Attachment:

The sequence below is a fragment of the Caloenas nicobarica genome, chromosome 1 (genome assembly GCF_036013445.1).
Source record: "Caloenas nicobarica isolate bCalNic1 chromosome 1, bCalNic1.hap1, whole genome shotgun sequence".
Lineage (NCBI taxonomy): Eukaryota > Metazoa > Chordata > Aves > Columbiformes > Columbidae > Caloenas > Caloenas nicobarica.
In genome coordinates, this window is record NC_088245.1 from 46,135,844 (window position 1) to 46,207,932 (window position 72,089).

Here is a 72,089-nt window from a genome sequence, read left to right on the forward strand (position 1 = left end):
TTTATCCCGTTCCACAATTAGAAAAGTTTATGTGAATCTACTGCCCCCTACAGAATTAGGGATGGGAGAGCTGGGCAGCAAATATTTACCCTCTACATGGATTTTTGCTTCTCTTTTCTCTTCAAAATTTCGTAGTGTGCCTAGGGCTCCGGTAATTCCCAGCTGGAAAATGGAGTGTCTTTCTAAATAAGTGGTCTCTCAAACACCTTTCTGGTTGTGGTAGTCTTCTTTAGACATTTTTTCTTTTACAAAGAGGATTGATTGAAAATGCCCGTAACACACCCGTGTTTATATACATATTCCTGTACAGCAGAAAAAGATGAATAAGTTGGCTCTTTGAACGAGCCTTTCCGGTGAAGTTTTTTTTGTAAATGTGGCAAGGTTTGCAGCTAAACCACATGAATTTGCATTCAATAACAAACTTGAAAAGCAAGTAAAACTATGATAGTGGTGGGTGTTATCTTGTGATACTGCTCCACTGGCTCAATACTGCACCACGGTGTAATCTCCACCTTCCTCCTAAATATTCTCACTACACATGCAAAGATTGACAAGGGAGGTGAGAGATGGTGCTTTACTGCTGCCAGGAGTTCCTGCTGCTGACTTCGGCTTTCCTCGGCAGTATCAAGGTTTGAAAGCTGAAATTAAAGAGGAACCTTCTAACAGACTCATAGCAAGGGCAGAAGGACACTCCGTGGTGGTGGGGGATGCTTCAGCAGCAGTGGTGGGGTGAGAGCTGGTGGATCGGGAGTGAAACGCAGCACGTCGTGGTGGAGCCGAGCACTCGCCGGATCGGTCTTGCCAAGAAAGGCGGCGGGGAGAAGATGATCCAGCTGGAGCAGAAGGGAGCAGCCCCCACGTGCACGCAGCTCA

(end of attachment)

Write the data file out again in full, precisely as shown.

The sequence below is a fragment of the Caloenas nicobarica genome, chromosome 1 (genome assembly GCF_036013445.1).
Source record: "Caloenas nicobarica isolate bCalNic1 chromosome 1, bCalNic1.hap1, whole genome shotgun sequence".
Lineage (NCBI taxonomy): Eukaryota > Metazoa > Chordata > Aves > Columbiformes > Columbidae > Caloenas > Caloenas nicobarica.
In genome coordinates, this window is record NC_088245.1 from 46,135,844 (window position 1) to 46,207,932 (window position 72,089).

Here is a 72,089-nt window from a genome sequence, read left to right on the forward strand (position 1 = left end):
TTTATCCCGTTCCACAATTAGAAAAGTTTATGTGAATCTACTGCCCCCTACAGAATTAGGGATGGGAGAGCTGGGCAGCAAATATTTACCCTCTACATGGATTTTTGCTTCTCTTTTCTCTTCAAAATTTCGTAGTGTGCCTAGGGCTCCGGTAATTCCCAGCTGGAAAATGGAGTGTCTTTCTAAATAAGTGGTCTCTCAAACACCTTTCTGGTTGTGGTAGTCTTCTTTAGACATTTTTTCTTTTACAAAGAGGATTGATTGAAAATGCCCGTAACACACCCGTGTTTATATACATATTCCTGTACAGCAGAAAAAGATGAATAAGTTGGCTCTTTGAACGAGCCTTTCCGGTGAAGTTTTTTTTGTAAATGTGGCAAGGTTTGCAGCTAAACCACATGAATTTGCATTCAATAACAAACTTGAAAAGCAAGTAAAACTATGATAGTGGTGGGTGTTATCTTGTGATACTGCTCCACTGGCTCAATACTGCACCACGGTGTAATCTCCACCTTCCTCCTAAATATTCTCACTACACATGCAAAGATTGACAAGGGAGGTGAGAGATGGTGCTTTACTGCTGCCAGGAGTTCCTGCTGCTGACTTCGGCTTTCCTCGGCAGTATCAAGGTTTGAAAGCTGAAATTAAAGAGGAACCTTCTAACAGACTCATAGCAAGGGCAGAAGGACACTCCGTGGTGGTGGGGGATGCTTCAGCAGCAGTGGTGGGGTGAGAGCTGGTGGATCGGGAGTGAAACGCAGCACGTCGTGGTGGAGCCGAGCACTCGCCGGATCGGTCTTGCCAAGAAAGGCGGCGGGGAGAAGATGATCCAGCTGGAGCAGAAGGGAGCAGCCCCCACGTGCACGCAGCTCA